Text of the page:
Narcissistic. Rude. Insensitive. Arrogant. Something tells me you wouldn’t want to hang out with someone who matches this description, much less work for them.
The Costs to Employees
Mean bosses can wreck your work life—and your health. Why Zebras Don’t Get Ulcers author Robert M. Sapolsky informs us that intermittent stressors like incivility in the workplace not only take a toll on our psychological well-being but also our physiological state.
This kind of chronic stress spikes our glucocorticoid levels, compromising our immune system and ultimately leading to a bevy of health problems ranging from ulcers to heart disease, diabetes to cancer. It also makes us hungry and fat.
Women in one decade-long study, for example, were 38% more likely to suffer a cardiovascular event when subjected to job stress.
The Costs to Business
Misery and poor health are the costs to employees. According to Christine Porath and Christine Pearson, authors of Harvard Business Review article “The Price of Incivility,” the annual cost to an organization can reach the millions.
Why? When the authors polled 800 leaders and employees across 17 industries, they discovered employees responded to incivility in the workplace by:
- Purposefully slacking off (48%)
- Spending as little time as possible at work (47%)
- Producing poorer-quality results (38%)
- Taking time off due to anxiety about a specific experience (80%) or to avoid encountering an uncivil boss or colleague (63%)
- Performing worse (66%)
- Feeling less committed to the organization (78%)
- Quitting their job (12%)
- Treating customers poorly (25%)
So what exactly are the emotionally unintelligent behaviors that trigger these responses in employees?
Christine Porath continues her exploration of incivility in The New York Times article “No Time to Be Nice at Work,” identifying the following rude actions as most frequently cited in a recent survey (ordered by frequency):
- Interrupting others
- Judging those perceived as different
- Not listening to opinions
- Giving oneself the most appealing task and allotting the tough ones to others
- Not communicating critical details
- Lacking standard courtesies (no “please”s or “thank-you”s)
- Being condescending
- Taking more credit than is due
- Using foul language
- Belittling people
A Failure to Communicate
An Interact/Harris Poll of 1,000 US workers revealed 91% of employees felt flawed communication was at the root of poor leadership.
Lou Solomon documents these cardinal communication sins in her Harvard Business Review article “The Top Complaints from Employees About Their Leaders.”
Below are the issues pinpointed by survey participants, ranked according to percentage:
- Failure to recognize employee accomplishments (63%). As we explored in our series on The 5 Languages of Appreciation in the Workplace (see part 1 and part 2), bosses who fail to acknowledge employees’ efforts cause them to feel unappreciated. This leads to burnout, resentment, and a decline in performance.
- Failure to give clear guidance (57%). Vague or ambiguous directions often reveal the leader’s own incompetence and lack of clarity about the project. How can leaders effectively guide a team when they can’t even articulate their goals?
- Failure to meet with subordinates (52%). Leaders who don’t take the time to meet with their employees lose a crucial opportunity for connection. Employees do not trust aloof managers.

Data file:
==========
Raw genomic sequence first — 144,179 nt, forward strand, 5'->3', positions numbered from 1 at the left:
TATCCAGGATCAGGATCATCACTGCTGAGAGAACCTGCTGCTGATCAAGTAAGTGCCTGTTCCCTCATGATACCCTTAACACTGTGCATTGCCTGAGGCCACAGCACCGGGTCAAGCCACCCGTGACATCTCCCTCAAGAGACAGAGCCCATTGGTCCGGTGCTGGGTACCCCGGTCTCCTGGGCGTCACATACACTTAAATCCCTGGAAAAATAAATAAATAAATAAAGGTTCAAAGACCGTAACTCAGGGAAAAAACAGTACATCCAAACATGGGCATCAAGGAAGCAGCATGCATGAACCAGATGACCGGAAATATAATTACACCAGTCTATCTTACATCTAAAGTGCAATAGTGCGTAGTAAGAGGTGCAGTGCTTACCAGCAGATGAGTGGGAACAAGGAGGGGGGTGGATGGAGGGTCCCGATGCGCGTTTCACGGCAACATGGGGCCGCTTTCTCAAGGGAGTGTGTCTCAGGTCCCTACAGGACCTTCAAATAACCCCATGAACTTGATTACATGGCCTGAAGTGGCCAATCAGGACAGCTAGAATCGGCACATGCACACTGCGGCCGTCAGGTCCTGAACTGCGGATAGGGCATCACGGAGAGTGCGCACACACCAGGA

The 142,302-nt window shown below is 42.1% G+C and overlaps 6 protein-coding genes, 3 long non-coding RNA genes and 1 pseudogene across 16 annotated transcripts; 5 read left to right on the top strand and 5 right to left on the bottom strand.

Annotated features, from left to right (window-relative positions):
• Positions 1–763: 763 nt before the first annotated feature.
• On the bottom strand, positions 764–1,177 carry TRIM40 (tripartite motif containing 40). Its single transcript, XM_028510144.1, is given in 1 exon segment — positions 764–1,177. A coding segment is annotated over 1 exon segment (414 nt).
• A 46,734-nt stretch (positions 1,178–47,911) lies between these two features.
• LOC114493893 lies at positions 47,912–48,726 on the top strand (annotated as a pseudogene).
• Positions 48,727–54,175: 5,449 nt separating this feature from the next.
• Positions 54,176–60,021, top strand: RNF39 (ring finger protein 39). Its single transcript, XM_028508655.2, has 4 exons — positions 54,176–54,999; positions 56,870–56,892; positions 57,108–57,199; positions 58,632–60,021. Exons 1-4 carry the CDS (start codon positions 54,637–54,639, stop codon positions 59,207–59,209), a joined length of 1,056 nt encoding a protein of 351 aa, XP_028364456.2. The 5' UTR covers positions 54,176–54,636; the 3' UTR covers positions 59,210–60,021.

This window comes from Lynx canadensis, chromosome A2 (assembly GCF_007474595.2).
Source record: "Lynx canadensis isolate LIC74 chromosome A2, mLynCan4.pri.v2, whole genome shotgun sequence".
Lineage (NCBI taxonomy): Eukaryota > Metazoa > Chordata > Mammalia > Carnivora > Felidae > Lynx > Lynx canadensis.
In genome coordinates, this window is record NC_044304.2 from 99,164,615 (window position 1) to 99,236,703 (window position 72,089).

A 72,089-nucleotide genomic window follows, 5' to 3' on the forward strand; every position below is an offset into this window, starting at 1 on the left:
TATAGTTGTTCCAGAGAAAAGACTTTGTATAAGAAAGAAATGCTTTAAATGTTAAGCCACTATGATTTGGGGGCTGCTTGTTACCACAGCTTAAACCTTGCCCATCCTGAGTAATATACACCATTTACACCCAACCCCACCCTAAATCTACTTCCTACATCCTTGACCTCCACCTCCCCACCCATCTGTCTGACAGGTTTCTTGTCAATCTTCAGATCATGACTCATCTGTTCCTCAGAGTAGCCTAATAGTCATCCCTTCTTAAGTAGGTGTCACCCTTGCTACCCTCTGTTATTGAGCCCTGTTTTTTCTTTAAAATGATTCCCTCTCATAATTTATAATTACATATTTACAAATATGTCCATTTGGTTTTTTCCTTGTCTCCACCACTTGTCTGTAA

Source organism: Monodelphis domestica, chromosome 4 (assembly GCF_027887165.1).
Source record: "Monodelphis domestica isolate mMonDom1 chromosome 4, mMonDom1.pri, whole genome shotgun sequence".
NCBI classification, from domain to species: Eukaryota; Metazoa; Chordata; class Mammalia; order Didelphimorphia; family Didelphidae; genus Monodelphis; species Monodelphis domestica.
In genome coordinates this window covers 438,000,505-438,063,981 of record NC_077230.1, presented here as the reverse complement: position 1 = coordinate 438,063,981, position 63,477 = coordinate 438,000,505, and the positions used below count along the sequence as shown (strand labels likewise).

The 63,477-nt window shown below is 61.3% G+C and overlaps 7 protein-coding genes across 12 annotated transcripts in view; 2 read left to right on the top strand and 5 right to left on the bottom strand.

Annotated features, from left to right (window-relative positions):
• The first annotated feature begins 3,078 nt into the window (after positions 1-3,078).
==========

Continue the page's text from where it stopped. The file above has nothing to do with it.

- Not bothering to talk to employees (51%). Just as lack of communication is one of the predictors of a failed relationship, so is it an indicator of ineffective leadership.
- Taking credit for someone else’s work (47%). A boss who claims ownership of employees’ ideas undermines motivation and sows mistrust.
- Failure to provide constructive criticism (39%). Poor managers tend to insult an employee rather than clearly identifying issues and outlining substantive feedback.
- Not learning the names of their employees (36%). Why should an employee care about a leader’s objectives when that leader can’t even be bothered to learn her name?
- Avoiding voice-to-voice contact (34%). Managers who are unavailable to their employees via in-person or phone meetings create a further sense of disconnection.
- Not getting to know employees (23%). When leaders don’t take the time to chat with employees about non-work topics, employees feel as if their personal lives—and by extension, they themselves—don’t matter to their boss.
What are some of the emotionally unintelligent behaviors you’ve observed in leaders? I’d love to hear about your experiences with bosses from hell. On the flip side, I’d also love to hear about your experiences with bosses from heaven. We can learn from both.
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You nailed it Chris. These “paper cuts” of professional cluelessness amount to major cultural breakdowns, massive losses in productivity, and sick-bitter-doubter-hater behavior. Recent research from Gallup on employee development calls out the idea that a person’s immediate manager is the most critical for setting the right tone; that single relationship is predictive of all kinds of good–and bad professional behavior. This was a super-helpful blog–to put it all in one place. Thank you!
Thanks, Randy – I know you see this all the time. And there is so much information coming from so many sources, it’s helpful for my clients to get a good roundup of the info.
I love your analogy to paper cuts. So innocuous and yet so painful. I’ve been working with organizations on developing Emotional Intelligence – the BIG first step is self awareness. It amazes me how many well positioned professionals don’t have a well developed sense of self awareness – not to mention social awareness!
Keep reading and commenting on the blog – I always love to hear from you.